The Soft Bigotry of Sensemilla?

Curator's Note

In a cramped kitchen redolent with marijuana, a dreadlocked black woman wearing a bandana dispenses bud and bromides to a made-up, model slim white woman who relaxes against the kitchen sink, sipping home-brewed tea. It’s a typical scene in Showtime’s “Weeds,” now in its fourth season. The show presents an ironic – some might say alarming — take on upscale suburban life, a life of rampant ennui and incidental cruelties. Heylia James (Tonye Patano) is described by Showtime as “the strong-willed matriarch of an inner-city family.” The white woman in the scene, Nancy Botwin (Mary Louise Parker), is a wannabe strong-willed woman, one whose gated-community family seems always on the verge of disintegration.

In a comedy where all the main characters either deal dope, smoke it in paralyzing quantities, or rail against it out of the sheer vacuity of their own existence, these little scenes are meant to anchor the show around the home fires of traditional values. The dirty little secret of “Weeds,” and part of its immense charm, is its celebration of traditional family values against a backdrop of broken marriages, horrific parenting and felonious business practices. By disavowing innocence, even in children, “Weeds” unearths rich comedic soil lying just under the shiny, plasticene surface of Agrestic.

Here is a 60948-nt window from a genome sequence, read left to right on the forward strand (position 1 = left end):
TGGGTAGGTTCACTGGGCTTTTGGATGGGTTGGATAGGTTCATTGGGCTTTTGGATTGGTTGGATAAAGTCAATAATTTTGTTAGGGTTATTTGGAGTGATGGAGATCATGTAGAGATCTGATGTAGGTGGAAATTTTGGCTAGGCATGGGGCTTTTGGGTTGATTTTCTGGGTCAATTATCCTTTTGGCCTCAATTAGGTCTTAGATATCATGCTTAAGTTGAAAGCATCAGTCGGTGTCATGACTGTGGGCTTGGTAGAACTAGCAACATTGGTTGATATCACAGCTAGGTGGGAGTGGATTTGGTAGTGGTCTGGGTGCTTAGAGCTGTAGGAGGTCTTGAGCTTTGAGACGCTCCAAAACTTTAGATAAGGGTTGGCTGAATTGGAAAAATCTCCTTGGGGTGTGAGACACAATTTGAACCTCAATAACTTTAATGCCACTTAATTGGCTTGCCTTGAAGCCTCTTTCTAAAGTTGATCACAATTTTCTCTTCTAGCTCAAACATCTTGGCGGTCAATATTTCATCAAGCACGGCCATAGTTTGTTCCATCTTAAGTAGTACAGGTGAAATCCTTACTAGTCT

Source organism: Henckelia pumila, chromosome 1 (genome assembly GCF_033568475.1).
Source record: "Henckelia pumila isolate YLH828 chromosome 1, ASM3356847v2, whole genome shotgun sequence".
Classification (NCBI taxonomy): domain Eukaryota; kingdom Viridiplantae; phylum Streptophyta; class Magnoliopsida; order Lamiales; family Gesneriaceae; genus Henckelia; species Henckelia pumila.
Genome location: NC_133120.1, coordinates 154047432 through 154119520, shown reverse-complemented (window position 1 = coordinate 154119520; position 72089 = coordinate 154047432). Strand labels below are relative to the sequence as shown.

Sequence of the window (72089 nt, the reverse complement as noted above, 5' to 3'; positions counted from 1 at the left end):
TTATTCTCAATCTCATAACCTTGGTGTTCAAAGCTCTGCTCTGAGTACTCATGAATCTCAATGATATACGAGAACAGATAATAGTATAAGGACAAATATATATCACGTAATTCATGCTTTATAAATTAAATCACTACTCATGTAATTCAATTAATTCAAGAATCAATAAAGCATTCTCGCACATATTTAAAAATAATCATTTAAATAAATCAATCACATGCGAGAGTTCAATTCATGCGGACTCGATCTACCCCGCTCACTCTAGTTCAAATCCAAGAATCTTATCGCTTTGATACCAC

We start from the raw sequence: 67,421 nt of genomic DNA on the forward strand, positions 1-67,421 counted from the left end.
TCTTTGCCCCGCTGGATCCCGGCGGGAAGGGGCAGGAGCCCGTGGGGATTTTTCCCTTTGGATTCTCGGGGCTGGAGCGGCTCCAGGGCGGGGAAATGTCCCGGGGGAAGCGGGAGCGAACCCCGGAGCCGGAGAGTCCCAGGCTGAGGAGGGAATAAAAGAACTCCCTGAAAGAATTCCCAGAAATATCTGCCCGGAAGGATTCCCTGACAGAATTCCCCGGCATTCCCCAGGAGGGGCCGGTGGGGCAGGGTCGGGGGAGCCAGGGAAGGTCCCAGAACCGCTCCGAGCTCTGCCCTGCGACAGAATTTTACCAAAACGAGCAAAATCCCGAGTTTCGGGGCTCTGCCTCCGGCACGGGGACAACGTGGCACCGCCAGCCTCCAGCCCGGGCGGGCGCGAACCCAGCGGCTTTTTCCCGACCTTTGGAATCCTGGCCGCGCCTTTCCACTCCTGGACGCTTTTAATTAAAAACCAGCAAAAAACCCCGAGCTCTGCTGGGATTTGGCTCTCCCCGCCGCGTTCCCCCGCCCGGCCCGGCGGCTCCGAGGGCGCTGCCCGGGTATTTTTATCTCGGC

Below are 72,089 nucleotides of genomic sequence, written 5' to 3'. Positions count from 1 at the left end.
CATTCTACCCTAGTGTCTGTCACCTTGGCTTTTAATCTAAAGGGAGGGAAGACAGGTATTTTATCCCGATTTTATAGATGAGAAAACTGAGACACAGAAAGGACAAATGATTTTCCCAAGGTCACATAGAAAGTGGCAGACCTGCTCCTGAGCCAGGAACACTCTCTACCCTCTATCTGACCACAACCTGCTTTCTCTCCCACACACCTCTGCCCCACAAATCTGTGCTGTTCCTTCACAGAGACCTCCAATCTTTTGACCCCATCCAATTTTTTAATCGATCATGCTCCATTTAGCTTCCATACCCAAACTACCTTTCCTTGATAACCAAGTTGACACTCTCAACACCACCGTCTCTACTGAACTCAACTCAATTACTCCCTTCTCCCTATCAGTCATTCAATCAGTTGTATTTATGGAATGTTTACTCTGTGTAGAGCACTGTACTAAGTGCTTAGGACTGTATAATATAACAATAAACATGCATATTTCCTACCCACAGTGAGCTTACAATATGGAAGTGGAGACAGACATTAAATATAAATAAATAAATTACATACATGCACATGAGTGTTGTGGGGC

But those kitchen scenes are rarely played for laughs. Instead, we are meant to see them as a dialogue between the rich white world and the working-class black world, a rare display of common ground. Here the show is on shakier ground, as we observe Heylia’s world mainly from Nancy’s point of view. Heylia exists when Nancy needs her, and not the other way around. And viewers must be wondering why Heylia, the supplier, continues to live in the “inner city” while Nancy, whose budding business is far down the food chain, maintains her toney address and SUV by slipping bud to the mayor and the local high school mafia. Is it just that whites are so clever? Or that black women are more comfortable in modest surroundings, despite their economic success?

Patano recently won a NAMIC Vision award for her role in Weeds, an honor given to cable programming that “reflects the world’s rich, multi-ethnic populace.” Whatever. In a show where the deaf girl is a brilliant hottie, the Latina maid is irascible, the white guys are incompetent and overpaid, and you can almost smell the Starbucks skinny latte on the brittle white housewives, a black woman in a mammy scarf risks becoming just another American television stereotype. Does Weeds really present a ‘vision’ of ‘rich’ multi-ethnicity? Or simply an admittedly clever reformulation of classic television tropes?

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